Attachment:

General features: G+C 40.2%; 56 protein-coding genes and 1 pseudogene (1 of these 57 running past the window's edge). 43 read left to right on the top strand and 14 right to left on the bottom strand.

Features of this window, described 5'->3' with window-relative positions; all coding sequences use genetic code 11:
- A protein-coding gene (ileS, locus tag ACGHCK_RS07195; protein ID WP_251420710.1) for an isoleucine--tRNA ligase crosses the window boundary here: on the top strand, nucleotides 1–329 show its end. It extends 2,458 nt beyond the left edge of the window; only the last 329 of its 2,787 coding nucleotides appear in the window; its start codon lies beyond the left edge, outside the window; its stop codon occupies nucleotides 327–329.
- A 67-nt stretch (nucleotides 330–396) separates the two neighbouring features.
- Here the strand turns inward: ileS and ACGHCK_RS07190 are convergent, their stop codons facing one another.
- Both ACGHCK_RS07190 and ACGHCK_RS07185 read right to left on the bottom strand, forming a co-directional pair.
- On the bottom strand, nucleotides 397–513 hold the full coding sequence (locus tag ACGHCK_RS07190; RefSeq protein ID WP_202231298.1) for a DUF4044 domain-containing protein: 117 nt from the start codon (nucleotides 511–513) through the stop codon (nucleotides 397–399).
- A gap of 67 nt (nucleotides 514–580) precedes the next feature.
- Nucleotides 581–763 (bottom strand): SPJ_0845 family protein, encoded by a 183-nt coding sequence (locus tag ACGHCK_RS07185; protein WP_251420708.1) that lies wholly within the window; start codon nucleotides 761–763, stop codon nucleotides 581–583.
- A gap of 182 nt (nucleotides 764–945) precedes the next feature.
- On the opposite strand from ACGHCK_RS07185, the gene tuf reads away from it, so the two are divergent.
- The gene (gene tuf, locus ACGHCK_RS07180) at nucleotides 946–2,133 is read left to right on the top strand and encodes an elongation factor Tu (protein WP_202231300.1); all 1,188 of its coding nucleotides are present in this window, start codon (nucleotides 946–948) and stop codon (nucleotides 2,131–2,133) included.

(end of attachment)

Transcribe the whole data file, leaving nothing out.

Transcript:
General features: G+C 40.2%; 56 protein-coding genes and 1 pseudogene (1 of these 57 running past the window's edge). 43 read left to right on the top strand and 14 right to left on the bottom strand.

Features of this window, described 5'->3' with window-relative positions; all coding sequences use genetic code 11:
- A protein-coding gene (ileS, locus tag ACGHCK_RS07195; protein ID WP_251420710.1) for an isoleucine--tRNA ligase crosses the window boundary here: on the top strand, nucleotides 1–329 show its end. It extends 2,458 nt beyond the left edge of the window; only the last 329 of its 2,787 coding nucleotides appear in the window; its start codon lies beyond the left edge, outside the window; its stop codon occupies nucleotides 327–329.
- A 67-nt stretch (nucleotides 330–396) separates the two neighbouring features.
- Here the strand turns inward: ileS and ACGHCK_RS07190 are convergent, their stop codons facing one another.
- Both ACGHCK_RS07190 and ACGHCK_RS07185 read right to left on the bottom strand, forming a co-directional pair.
- On the bottom strand, nucleotides 397–513 hold the full coding sequence (locus tag ACGHCK_RS07190; RefSeq protein ID WP_202231298.1) for a DUF4044 domain-containing protein: 117 nt from the start codon (nucleotides 511–513) through the stop codon (nucleotides 397–399).
- A gap of 67 nt (nucleotides 514–580) precedes the next feature.
- Nucleotides 581–763 (bottom strand): SPJ_0845 family protein, encoded by a 183-nt coding sequence (locus tag ACGHCK_RS07185; protein WP_251420708.1) that lies wholly within the window; start codon nucleotides 761–763, stop codon nucleotides 581–583.
- A gap of 182 nt (nucleotides 764–945) precedes the next feature.
- On the opposite strand from ACGHCK_RS07185, the gene tuf reads away from it, so the two are divergent.
- The gene (gene tuf, locus ACGHCK_RS07180) at nucleotides 946–2,133 is read left to right on the top strand and encodes an elongation factor Tu (protein WP_202231300.1); all 1,188 of its coding nucleotides are present in this window, start codon (nucleotides 946–948) and stop codon (nucleotides 2,131–2,133) included.